Bridge City woman celebrates 100th birthday
On Oct. 2, Billie Arnette, of Bridge City celebrated her 100 birthday. With a small host of friends, a party was held for her on Friday at the Bridge City Bank in Bridge City. As table bedecked with pink cupcakes arranged in a 1-0-0 and gifts awaited her as well as the Cardinal Singer sang “Happy Birthday” in four-part harmony.
To say she was a bit overwhelmed might be an understatement as she kept asking those around her who had arranged for the celebration, “What am I going to do with you!” There were some tears and plenty of hugs to go along with the gifts for a lady who has seen plenty in her time.
Born in Hutchinson, Kan., Billie finished her eighth grade education, not uncommon for a female 90 plus years ago. She met her husband Lawrence whom she married on April 14, 1933 (Good Friday that year), who served in the Army in Germany. While he was enlisted she worked at a dry cleaners.
Billie and Lawrence moved to Texas after he secured work here as a concrete finisher. And work he did. For most of their 63 year marriage, she was a homemaker.
Friend, Sherry Seago remembers the couple from when she first met them. A cashier at a local hospital, Sherry helped Lawrence, who was having some health challenges.
“They were the most wonderful couple,” Seago said, “He was tall and bigger, she was so petite. Kind of a Mutt and Jeff.”
Billie, who has been widowed for many years now, still lives in her own home, on her own, and as much as possible, on her own terms. With the help of Sherry and others who have realized she is older but independent, the good neighbors of the community keep up with meeting or helping her meet her own needs.
Michelle Richardson, who organized the party and is an employee of Bridge City Bank, recognized the need to celebrate such a watermark birthday.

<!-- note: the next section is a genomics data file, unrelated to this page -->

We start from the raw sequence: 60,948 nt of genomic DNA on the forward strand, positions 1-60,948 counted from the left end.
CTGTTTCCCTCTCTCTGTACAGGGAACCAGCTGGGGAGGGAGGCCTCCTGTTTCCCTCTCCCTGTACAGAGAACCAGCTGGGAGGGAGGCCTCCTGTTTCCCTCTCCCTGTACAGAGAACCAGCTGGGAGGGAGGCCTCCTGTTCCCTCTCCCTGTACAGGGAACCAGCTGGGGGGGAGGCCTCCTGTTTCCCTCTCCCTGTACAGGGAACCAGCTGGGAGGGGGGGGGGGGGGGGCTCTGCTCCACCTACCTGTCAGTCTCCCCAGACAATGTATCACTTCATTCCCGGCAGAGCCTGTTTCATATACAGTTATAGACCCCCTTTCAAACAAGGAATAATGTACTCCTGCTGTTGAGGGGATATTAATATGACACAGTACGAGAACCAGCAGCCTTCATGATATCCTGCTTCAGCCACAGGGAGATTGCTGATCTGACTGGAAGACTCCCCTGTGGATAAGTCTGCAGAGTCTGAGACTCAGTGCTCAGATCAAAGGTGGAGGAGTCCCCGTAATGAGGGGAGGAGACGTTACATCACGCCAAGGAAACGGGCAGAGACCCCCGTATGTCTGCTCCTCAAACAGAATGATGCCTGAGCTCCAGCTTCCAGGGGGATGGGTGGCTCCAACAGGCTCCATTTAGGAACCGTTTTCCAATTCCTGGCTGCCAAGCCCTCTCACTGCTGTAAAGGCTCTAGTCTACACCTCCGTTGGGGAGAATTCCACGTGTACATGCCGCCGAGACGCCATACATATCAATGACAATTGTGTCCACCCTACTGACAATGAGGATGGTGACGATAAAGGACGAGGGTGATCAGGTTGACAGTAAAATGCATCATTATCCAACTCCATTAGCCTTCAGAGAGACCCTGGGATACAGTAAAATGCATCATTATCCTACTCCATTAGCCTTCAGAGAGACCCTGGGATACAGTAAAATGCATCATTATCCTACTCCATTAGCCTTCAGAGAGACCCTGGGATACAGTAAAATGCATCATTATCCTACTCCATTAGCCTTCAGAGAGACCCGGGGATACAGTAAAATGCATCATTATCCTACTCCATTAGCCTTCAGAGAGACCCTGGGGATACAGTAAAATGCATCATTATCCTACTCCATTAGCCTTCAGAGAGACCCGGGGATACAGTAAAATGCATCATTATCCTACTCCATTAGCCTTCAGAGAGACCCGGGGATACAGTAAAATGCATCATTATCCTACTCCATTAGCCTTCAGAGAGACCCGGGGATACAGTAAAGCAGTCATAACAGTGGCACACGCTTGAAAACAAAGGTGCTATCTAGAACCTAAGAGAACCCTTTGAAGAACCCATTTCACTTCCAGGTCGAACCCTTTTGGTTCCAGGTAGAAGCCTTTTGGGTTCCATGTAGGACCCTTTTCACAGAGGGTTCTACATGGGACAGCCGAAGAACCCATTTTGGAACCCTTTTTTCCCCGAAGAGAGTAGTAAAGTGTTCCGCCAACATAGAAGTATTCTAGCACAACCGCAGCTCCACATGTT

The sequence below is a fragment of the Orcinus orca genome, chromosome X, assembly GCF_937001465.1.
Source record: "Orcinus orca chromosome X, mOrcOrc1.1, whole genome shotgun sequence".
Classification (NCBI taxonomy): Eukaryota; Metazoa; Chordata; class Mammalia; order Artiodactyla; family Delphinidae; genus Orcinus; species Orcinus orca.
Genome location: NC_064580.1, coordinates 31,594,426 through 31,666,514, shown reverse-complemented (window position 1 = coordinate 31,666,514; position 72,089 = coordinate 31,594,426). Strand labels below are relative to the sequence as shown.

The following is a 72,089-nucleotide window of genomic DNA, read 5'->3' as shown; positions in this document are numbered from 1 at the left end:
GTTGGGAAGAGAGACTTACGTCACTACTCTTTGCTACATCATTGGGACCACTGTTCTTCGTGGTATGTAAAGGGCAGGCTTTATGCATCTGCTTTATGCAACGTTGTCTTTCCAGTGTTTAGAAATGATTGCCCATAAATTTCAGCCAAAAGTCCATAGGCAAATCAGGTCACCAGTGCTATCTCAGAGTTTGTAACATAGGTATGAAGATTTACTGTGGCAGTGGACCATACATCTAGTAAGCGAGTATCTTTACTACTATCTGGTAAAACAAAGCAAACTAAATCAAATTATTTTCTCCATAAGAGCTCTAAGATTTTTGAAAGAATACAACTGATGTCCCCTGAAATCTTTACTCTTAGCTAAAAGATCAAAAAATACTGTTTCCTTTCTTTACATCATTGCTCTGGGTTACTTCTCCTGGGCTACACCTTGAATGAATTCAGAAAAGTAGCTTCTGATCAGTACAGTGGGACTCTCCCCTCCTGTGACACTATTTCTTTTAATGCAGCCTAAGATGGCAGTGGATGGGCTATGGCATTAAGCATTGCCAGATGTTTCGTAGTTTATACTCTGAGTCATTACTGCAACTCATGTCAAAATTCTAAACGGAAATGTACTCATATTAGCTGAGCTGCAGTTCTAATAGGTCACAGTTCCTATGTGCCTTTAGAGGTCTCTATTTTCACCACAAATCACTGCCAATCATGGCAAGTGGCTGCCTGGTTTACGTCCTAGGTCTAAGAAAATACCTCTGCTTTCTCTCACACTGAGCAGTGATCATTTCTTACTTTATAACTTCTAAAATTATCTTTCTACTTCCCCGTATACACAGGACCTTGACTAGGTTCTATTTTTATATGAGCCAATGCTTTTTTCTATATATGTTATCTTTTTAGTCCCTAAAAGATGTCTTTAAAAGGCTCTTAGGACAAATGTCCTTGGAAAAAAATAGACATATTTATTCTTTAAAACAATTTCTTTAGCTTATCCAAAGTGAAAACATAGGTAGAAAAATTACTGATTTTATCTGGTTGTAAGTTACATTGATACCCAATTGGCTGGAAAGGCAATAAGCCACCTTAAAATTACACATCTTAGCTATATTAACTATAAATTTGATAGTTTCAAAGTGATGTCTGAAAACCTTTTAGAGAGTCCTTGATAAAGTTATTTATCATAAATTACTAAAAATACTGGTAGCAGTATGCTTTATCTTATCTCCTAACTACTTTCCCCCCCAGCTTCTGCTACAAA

They do not rush her, and she takes her time. She greets each guest and opens each gift. Her slight frame is swallowed up in a normal sized chair, but she smiles and laughs and scolds them for their gestures of friendship.
“She lost everything in Ike,” Sherry said. The picture frames Billie unwrapped will hold photos taken at the party, “We all love her so much!” These ‘young’ women have become the children she never birthed. The grandkids she never chased. They watch out for her needs and care for her. But it definitely is her very own independence that has gotten her to 100 years. Her balance is a little unsteady and her hearing has to be helped with an aid, but her mind is sharp and her memories intact.
What is her personal secret to living a long life? Simple put she replies, “Stubbornness!” She doesn’t need to explain. When you hit 100 you want people to listen but explanations are unnecessary for some things. A will to live, to get well, to keep going, to get up every day even when you have seen tragedy and loss on a scale few can imagine.
So what fond memories sustain her? What makes her happiest? Her answer again is singularly simple, “My memories of my husband and marriage. We were married for 63 years and eight months.”
There are many who love her, who honor her. A life well lived, at least the first 100 years. Now, on to the next 100.